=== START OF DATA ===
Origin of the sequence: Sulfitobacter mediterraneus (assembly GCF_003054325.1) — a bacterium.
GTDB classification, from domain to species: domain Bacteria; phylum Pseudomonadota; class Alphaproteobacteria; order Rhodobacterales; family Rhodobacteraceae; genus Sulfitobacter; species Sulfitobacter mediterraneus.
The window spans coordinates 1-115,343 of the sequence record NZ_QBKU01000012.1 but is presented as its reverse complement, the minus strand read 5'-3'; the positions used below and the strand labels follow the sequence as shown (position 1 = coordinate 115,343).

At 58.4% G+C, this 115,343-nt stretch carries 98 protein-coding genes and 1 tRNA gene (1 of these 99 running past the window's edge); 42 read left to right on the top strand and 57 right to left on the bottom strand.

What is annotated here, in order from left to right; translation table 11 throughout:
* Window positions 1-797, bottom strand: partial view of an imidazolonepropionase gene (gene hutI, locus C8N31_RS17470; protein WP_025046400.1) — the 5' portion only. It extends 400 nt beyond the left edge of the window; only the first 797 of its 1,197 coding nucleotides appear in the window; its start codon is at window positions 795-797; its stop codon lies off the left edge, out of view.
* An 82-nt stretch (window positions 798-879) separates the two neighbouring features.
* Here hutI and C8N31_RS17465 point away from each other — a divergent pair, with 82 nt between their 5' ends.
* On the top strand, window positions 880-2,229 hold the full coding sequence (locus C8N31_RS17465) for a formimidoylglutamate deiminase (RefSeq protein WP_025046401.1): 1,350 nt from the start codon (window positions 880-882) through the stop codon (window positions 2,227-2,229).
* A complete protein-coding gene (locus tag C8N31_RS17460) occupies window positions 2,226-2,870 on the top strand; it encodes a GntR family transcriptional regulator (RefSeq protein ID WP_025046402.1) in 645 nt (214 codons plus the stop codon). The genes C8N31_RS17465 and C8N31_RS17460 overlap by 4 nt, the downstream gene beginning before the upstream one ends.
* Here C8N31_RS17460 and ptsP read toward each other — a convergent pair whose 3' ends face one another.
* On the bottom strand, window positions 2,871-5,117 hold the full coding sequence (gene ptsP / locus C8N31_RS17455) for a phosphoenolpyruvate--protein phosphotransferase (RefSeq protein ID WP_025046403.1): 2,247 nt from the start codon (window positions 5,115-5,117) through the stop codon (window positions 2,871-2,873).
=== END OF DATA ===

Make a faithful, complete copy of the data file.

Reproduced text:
Origin of the sequence: Sulfitobacter mediterraneus (assembly GCF_003054325.1) — a bacterium.
GTDB classification, from domain to species: domain Bacteria; phylum Pseudomonadota; class Alphaproteobacteria; order Rhodobacterales; family Rhodobacteraceae; genus Sulfitobacter; species Sulfitobacter mediterraneus.
The window spans coordinates 1-115,343 of the sequence record NZ_QBKU01000012.1 but is presented as its reverse complement, the minus strand read 5'-3'; the positions used below and the strand labels follow the sequence as shown (position 1 = coordinate 115,343).

At 58.4% G+C, this 115,343-nt stretch carries 98 protein-coding genes and 1 tRNA gene (1 of these 99 running past the window's edge); 42 read left to right on the top strand and 57 right to left on the bottom strand.

What is annotated here, in order from left to right; translation table 11 throughout:
* Window positions 1-797, bottom strand: partial view of an imidazolonepropionase gene (gene hutI, locus C8N31_RS17470; protein WP_025046400.1) — the 5' portion only. It extends 400 nt beyond the left edge of the window; only the first 797 of its 1,197 coding nucleotides appear in the window; its start codon is at window positions 795-797; its stop codon lies off the left edge, out of view.
* An 82-nt stretch (window positions 798-879) separates the two neighbouring features.
* Here hutI and C8N31_RS17465 point away from each other — a divergent pair, with 82 nt between their 5' ends.
* On the top strand, window positions 880-2,229 hold the full coding sequence (locus C8N31_RS17465) for a formimidoylglutamate deiminase (RefSeq protein WP_025046401.1): 1,350 nt from the start codon (window positions 880-882) through the stop codon (window positions 2,227-2,229).
* A complete protein-coding gene (locus tag C8N31_RS17460) occupies window positions 2,226-2,870 on the top strand; it encodes a GntR family transcriptional regulator (RefSeq protein ID WP_025046402.1) in 645 nt (214 codons plus the stop codon). The genes C8N31_RS17465 and C8N31_RS17460 overlap by 4 nt, the downstream gene beginning before the upstream one ends.
* Here C8N31_RS17460 and ptsP read toward each other — a convergent pair whose 3' ends face one another.
* On the bottom strand, window positions 2,871-5,117 hold the full coding sequence (gene ptsP / locus C8N31_RS17455) for a phosphoenolpyruvate--protein phosphotransferase (RefSeq protein ID WP_025046403.1): 2,247 nt from the start codon (window positions 5,115-5,117) through the stop codon (window positions 2,871-2,873).